A strong foundation starts with balance. It starts with understanding that true happiness in life takes work, no matter the route. If you put in a little extra work and focus on the body along with the mind and spirit, you’ll be prepared to weather the windy storms of life.


Fitness is a slice of the cake, wellness is the cake.

Being physically fit is an important part of life, but wellness of the body, mind and spirit is what life is all about! Start giving those three areas the same love and care, and you just may be able to have your cake and eat it, too.

About the Author

Daina Lynn
Daina grew up in Minnesota and Wisconsin and now calls Maryland home. After giving up her dream to be a wide receiver for the Green Bay Packers, her love for sports led her to the University of Missouri School of Journalism. While at school, she became a certified yoga teacher and now combines her love for writing with her love of sports, fitness and yoga. Her goal is to encourage others to never grow weary of doing good. Reach out to her via


10 responses to “Cake and Other Analogies to Explain Fitness vs. Wellness”

  1. Goobs says:

    Your writing is bad and you should feel bad.

  2. SaraH Davis says:

    Nice article. I’m sorry but your maths anology is wrong.
    A square must have 4 equal sides AND 4 right angles.
    A rhombus must have 4 equal sides.

    So a square can be a type of rhombus but a rhombus can’t be a square.

    Its nice to see someone using maths though!

    • George Carter says:

      “A rhombus must have 4 equal sides.” So a rhombus CAN be a square, or any other 4 equal sided figure.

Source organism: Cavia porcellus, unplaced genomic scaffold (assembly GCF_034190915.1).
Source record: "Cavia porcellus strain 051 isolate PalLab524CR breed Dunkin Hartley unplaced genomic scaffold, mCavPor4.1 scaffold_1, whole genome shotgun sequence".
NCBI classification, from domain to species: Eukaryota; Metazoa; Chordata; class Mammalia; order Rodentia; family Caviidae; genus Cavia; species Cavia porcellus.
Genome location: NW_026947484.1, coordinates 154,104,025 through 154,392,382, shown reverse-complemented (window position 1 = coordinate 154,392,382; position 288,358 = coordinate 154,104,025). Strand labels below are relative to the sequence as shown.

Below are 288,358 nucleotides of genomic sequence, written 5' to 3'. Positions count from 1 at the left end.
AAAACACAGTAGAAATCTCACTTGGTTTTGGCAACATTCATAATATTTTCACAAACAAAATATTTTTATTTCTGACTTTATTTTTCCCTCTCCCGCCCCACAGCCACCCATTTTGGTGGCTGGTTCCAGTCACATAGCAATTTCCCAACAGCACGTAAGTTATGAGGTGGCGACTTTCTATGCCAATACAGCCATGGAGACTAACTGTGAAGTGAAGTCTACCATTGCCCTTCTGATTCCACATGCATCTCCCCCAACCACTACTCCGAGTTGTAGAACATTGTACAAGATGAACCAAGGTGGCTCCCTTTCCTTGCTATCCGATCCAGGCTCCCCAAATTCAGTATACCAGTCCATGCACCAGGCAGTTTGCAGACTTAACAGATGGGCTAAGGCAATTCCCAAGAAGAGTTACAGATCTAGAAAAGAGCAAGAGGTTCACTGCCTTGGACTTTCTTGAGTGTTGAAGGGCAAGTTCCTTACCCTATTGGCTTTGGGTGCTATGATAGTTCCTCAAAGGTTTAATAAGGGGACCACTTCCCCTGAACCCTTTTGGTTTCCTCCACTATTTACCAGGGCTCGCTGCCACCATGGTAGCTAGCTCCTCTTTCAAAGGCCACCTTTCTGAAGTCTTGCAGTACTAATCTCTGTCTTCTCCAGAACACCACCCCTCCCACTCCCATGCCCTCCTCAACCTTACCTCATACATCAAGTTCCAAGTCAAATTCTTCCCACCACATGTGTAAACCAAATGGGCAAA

• SaraH Davis says:

        No a square has to have 4 right angles of 90 degrees.

        So yes a rhombus is like a pushed over square. But a rhombus doesn’t have the required 4 x 90 degree angles. So a rhombus can’t always be a square.

        A square can be a rhombus because all you need for a rhombus is 4 x equal side lengths.

      • Kira says:

        Some rhombuses are squares, but not all rhombuses are squares.

        All squares are rhombuses.

  3. change28 says:

    Fitness is the capacity to perform physical work.

    Health or wellness is the capacity to resist disease.

    • Joe Hopkins says:

      I resign working at shopritte and these days I’m generating 75 dollars -97 dollars p/hour. How? I’m working on the internet! My employment didn’t actually make me joyful as a result I chose to take a chance on something new…after four years it wasn’t simple to give up my day job but now I couldn’t be more joyful.>>> S.ID/1dR

  4. Debbie Russell says:

    Really LOVE the cake analogy at the end of this article!

  5. koalasloverain says:

    All of the other people talking about rhombuses are wrong, as is the author, sorry to say… generally, a rhombus must have BOTH four equal sides and equal acute/obtuse angles opposite each other, but no rhombus has right angles. Otherwise a great article, but this super bugged me. The saying is “all squares are rectangles, but not all rectangles are squares.” Rectangles. Not rhombuses.

  6. Carrie says:

    Bad article.. usually myfitness has great and useful reads. Too many repetitive analogies and not enough useful info and tips.